Well, it’s only been three days since the closing ceremonies and I already miss the Olympics. I don’t know what it is exactly, but I love the Olympic games…summer, winter, it doesn’t matter to me. I love the patriotism and the fanfare. I love the beauty of skill and the adrenaline of competitive nature.

But most of all, I love watching a future dream turn to reality for the athletes. I love watching years of preparation materialize into a few precious minutes that take center stage.

I am always amazed.

From the comfort of my couch I sit in judgement, critiquing and applauding each performance. Certain exhibitions foster my own adrenaline and I tremble with excited nerves, as if my own physical alignment with a particular athlete will somehow affect the outcome. I honestly can’t imagine what it would feel like to be in their shoes (or skis, or skates, as it may be…).

That feeling was tenfold when I heard the story of Joannie Rochette.

If you don’t know the story, here it is: the Canadian figure skater had come to Vancouver several days before her events began. Her parents followed a few days later and her mother suffered a heart attack almost immediately upon arrival…before she ever got to see Joannie. Olympic officials and her father waited until morning to wake the skater, who was set to practice that day.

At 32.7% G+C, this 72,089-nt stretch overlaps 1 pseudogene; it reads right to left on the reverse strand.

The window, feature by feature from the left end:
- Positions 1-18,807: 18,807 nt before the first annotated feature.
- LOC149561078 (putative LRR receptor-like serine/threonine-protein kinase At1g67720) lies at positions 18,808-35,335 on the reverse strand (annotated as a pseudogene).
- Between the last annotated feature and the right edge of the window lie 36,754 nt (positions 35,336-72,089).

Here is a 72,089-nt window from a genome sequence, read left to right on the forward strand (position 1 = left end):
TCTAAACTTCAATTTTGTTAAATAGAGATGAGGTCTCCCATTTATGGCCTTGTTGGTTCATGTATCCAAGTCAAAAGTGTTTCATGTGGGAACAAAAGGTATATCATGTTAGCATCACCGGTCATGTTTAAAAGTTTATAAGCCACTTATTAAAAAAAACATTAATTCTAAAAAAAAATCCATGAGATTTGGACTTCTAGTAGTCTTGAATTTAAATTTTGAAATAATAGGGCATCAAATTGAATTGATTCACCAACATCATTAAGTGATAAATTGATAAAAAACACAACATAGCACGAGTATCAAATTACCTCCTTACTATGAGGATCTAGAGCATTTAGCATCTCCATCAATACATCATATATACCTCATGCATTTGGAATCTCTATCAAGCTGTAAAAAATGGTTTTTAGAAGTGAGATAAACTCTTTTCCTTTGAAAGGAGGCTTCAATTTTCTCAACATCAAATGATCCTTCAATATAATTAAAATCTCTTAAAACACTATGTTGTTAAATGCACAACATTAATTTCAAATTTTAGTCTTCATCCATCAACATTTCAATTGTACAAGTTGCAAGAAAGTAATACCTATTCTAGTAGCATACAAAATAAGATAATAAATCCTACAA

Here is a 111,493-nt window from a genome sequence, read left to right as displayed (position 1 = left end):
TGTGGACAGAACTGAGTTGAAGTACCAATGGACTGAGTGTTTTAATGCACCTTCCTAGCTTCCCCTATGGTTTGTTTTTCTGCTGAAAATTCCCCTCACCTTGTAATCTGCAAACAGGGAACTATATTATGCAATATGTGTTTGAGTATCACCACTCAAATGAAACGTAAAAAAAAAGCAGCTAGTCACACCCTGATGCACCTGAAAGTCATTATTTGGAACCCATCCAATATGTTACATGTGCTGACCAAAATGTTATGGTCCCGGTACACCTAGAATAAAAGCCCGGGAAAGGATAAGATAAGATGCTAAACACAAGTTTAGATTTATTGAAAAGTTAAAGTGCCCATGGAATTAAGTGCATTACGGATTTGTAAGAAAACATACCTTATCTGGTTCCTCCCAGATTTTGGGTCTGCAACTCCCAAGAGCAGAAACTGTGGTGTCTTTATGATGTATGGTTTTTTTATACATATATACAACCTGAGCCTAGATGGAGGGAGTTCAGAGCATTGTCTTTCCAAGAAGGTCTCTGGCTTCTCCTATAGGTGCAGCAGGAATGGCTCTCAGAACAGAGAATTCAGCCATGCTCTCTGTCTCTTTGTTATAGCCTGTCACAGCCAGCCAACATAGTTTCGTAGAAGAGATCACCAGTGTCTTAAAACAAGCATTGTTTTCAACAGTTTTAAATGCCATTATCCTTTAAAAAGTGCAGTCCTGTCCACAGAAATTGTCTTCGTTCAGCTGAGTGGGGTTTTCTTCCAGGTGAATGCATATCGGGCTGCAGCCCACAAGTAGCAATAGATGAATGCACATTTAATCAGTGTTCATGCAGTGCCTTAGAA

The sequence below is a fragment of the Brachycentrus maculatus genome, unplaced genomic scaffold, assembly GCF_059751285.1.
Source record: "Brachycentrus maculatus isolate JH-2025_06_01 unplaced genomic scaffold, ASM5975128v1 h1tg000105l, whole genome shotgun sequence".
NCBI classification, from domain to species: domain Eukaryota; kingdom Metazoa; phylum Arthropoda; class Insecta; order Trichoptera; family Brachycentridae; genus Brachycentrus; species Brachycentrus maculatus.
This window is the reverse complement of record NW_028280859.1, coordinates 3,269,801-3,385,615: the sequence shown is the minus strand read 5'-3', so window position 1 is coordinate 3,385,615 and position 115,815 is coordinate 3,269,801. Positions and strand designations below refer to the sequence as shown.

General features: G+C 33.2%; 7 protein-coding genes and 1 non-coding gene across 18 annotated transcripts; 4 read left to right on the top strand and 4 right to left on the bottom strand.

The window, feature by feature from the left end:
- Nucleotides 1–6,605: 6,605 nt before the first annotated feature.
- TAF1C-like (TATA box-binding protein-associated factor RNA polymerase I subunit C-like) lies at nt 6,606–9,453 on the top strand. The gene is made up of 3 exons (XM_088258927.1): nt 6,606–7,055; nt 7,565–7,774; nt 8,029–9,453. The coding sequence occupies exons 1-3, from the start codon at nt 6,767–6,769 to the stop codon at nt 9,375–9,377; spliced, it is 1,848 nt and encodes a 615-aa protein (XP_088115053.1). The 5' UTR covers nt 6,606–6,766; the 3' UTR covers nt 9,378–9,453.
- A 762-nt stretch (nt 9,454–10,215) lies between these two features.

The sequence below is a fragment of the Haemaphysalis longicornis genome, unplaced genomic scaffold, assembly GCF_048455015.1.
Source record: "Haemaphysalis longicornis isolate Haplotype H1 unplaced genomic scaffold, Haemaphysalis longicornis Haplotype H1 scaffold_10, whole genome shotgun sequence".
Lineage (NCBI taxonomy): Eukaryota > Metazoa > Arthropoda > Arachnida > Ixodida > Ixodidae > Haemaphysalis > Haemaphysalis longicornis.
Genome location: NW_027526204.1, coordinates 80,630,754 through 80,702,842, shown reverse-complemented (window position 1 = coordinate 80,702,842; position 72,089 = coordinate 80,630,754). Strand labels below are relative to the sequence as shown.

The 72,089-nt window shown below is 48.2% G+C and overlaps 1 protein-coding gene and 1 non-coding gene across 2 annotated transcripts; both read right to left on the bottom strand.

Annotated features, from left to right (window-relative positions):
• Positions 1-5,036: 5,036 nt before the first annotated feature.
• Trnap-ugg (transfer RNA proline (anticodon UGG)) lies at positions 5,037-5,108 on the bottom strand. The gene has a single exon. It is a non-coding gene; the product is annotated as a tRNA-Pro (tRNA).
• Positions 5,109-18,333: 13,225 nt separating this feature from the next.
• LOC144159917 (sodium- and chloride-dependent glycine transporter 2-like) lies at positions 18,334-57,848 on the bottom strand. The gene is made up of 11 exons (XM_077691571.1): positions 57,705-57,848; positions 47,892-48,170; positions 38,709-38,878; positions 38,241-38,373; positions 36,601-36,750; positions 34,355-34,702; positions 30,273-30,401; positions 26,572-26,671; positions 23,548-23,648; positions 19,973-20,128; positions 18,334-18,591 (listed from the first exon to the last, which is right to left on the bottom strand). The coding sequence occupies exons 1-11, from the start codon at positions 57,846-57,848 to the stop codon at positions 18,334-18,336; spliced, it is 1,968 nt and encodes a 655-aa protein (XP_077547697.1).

No one knew how Joannie would react. How would anyone react in that situation, honestly? But, after visiting the hospital where her mother’s body was being kept, Joannie headed back to the rink and went on with practice. Olympic officials were very clear that she did not have to continue, but many speculated that the ice was the only place she felt normal during those first few difficult days.

That was a Sunday. Joannie’s first event was on Tuesday. When she took the ice, cameras panned to the stands where her father, dressed in Canadian garb to show support for his daughter, was nearly hunched over weeping. As were many of the friends and family who surrounded him to cheer for Joannie.

Joannie herself was very composed as she took the ice and then proceeded to skate a nearly perfect routine that immediately placed her in the top three. With the flourish of her hand at the end of the routine it seemed a dam broke and all she had held back so carefully came rushing to the surface. She seemingly melted into a pool of emotion and was helped from the ice by her coach once she skated to the edge of the rink. As she sat sobbing and waiting for her scores to come in, she uttered something along the lines of: “this was for you Mama” in her native French.